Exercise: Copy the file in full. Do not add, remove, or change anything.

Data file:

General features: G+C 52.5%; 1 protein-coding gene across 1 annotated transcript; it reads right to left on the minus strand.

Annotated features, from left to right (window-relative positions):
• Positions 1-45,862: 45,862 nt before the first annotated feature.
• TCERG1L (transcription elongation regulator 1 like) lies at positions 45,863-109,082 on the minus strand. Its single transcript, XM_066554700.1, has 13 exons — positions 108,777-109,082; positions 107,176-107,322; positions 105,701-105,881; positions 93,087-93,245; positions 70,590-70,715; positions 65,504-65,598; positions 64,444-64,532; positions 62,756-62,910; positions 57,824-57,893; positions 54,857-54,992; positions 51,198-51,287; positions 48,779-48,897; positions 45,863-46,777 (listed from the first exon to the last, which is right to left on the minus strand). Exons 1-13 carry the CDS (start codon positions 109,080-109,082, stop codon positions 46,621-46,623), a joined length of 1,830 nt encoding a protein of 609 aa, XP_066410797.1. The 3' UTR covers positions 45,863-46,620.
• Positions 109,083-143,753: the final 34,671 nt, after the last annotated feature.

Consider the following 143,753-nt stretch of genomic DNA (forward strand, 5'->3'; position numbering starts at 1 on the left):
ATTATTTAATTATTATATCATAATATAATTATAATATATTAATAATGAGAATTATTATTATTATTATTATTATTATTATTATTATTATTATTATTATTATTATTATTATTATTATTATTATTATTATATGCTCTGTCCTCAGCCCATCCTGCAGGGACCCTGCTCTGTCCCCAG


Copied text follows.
General features: G+C 52.5%; 1 protein-coding gene across 1 annotated transcript; it reads right to left on the minus strand.

Annotated features, from left to right (window-relative positions):
• Positions 1-45,862: 45,862 nt before the first annotated feature.
• TCERG1L (transcription elongation regulator 1 like) lies at positions 45,863-109,082 on the minus strand. Its single transcript, XM_066554700.1, has 13 exons — positions 108,777-109,082; positions 107,176-107,322; positions 105,701-105,881; positions 93,087-93,245; positions 70,590-70,715; positions 65,504-65,598; positions 64,444-64,532; positions 62,756-62,910; positions 57,824-57,893; positions 54,857-54,992; positions 51,198-51,287; positions 48,779-48,897; positions 45,863-46,777 (listed from the first exon to the last, which is right to left on the minus strand). Exons 1-13 carry the CDS (start codon positions 109,080-109,082, stop codon positions 46,621-46,623), a joined length of 1,830 nt encoding a protein of 609 aa, XP_066410797.1. The 3' UTR covers positions 45,863-46,620.
• Positions 109,083-143,753: the final 34,671 nt, after the last annotated feature.

Consider the following 143,753-nt stretch of genomic DNA (forward strand, 5'->3'; position numbering starts at 1 on the left):
ATTATTTAATTATTATATCATAATATAATTATAATATATTAATAATGAGAATTATTATTATTATTATTATTATTATTATTATTATTATTATTATTATTATTATTATTATTATTATTATTATTATTATATGCTCTGTCCTCAGCCCATCCTGCAGGGACCCTGCTCTGTCCCCAG